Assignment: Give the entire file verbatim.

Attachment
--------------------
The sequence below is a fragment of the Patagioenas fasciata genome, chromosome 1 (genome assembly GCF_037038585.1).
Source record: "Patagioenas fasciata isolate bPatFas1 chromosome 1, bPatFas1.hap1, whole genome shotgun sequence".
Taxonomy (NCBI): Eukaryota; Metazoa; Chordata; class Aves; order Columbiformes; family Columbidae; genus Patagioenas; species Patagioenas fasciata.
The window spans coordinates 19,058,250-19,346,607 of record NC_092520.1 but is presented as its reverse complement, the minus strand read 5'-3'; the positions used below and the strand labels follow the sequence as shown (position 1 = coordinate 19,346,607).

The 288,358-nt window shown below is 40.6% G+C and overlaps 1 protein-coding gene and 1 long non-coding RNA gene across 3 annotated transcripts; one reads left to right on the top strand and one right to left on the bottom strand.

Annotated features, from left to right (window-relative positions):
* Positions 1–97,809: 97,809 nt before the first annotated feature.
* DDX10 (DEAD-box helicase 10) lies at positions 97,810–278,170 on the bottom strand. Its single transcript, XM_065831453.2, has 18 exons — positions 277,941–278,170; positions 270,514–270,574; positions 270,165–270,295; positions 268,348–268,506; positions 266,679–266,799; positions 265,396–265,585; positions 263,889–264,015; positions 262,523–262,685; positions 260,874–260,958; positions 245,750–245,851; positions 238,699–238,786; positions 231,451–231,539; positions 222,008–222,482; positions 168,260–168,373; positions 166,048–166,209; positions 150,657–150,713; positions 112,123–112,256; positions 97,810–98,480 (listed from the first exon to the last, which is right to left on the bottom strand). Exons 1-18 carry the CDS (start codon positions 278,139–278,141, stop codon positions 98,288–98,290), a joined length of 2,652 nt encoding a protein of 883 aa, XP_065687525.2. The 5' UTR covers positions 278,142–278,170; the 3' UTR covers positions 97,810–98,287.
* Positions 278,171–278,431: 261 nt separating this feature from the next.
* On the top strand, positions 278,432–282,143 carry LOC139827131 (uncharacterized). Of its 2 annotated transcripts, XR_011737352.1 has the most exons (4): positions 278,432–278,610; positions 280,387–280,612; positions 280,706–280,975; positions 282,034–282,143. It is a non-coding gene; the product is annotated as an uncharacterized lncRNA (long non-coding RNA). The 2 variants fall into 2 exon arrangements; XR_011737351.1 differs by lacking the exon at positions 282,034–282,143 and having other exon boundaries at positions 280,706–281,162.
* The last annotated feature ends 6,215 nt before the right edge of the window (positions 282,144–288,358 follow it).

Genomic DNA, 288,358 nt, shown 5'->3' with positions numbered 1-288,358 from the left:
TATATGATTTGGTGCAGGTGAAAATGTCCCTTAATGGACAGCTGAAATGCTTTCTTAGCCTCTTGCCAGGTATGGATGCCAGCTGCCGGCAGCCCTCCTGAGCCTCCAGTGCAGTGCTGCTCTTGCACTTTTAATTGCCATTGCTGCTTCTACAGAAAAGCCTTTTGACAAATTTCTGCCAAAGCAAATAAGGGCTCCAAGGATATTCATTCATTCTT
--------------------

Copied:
The sequence below is a fragment of the Patagioenas fasciata genome, chromosome 1 (genome assembly GCF_037038585.1).
Source record: "Patagioenas fasciata isolate bPatFas1 chromosome 1, bPatFas1.hap1, whole genome shotgun sequence".
Taxonomy (NCBI): Eukaryota; Metazoa; Chordata; class Aves; order Columbiformes; family Columbidae; genus Patagioenas; species Patagioenas fasciata.
The window spans coordinates 19,058,250-19,346,607 of record NC_092520.1 but is presented as its reverse complement, the minus strand read 5'-3'; the positions used below and the strand labels follow the sequence as shown (position 1 = coordinate 19,346,607).

The 288,358-nt window shown below is 40.6% G+C and overlaps 1 protein-coding gene and 1 long non-coding RNA gene across 3 annotated transcripts; one reads left to right on the top strand and one right to left on the bottom strand.

Annotated features, from left to right (window-relative positions):
* Positions 1–97,809: 97,809 nt before the first annotated feature.
* DDX10 (DEAD-box helicase 10) lies at positions 97,810–278,170 on the bottom strand. Its single transcript, XM_065831453.2, has 18 exons — positions 277,941–278,170; positions 270,514–270,574; positions 270,165–270,295; positions 268,348–268,506; positions 266,679–266,799; positions 265,396–265,585; positions 263,889–264,015; positions 262,523–262,685; positions 260,874–260,958; positions 245,750–245,851; positions 238,699–238,786; positions 231,451–231,539; positions 222,008–222,482; positions 168,260–168,373; positions 166,048–166,209; positions 150,657–150,713; positions 112,123–112,256; positions 97,810–98,480 (listed from the first exon to the last, which is right to left on the bottom strand). Exons 1-18 carry the CDS (start codon positions 278,139–278,141, stop codon positions 98,288–98,290), a joined length of 2,652 nt encoding a protein of 883 aa, XP_065687525.2. The 5' UTR covers positions 278,142–278,170; the 3' UTR covers positions 97,810–98,287.
* Positions 278,171–278,431: 261 nt separating this feature from the next.
* On the top strand, positions 278,432–282,143 carry LOC139827131 (uncharacterized). Of its 2 annotated transcripts, XR_011737352.1 has the most exons (4): positions 278,432–278,610; positions 280,387–280,612; positions 280,706–280,975; positions 282,034–282,143. It is a non-coding gene; the product is annotated as an uncharacterized lncRNA (long non-coding RNA). The 2 variants fall into 2 exon arrangements; XR_011737351.1 differs by lacking the exon at positions 282,034–282,143 and having other exon boundaries at positions 280,706–281,162.
* The last annotated feature ends 6,215 nt before the right edge of the window (positions 282,144–288,358 follow it).

Genomic DNA, 288,358 nt, shown 5'->3' with positions numbered 1-288,358 from the left:
TATATGATTTGGTGCAGGTGAAAATGTCCCTTAATGGACAGCTGAAATGCTTTCTTAGCCTCTTGCCAGGTATGGATGCCAGCTGCCGGCAGCCCTCCTGAGCCTCCAGTGCAGTGCTGCTCTTGCACTTTTAATTGCCATTGCTGCTTCTACAGAAAAGCCTTTTGACAAATTTCTGCCAAAGCAAATAAGGGCTCCAAGGATATTCATTCATTCTT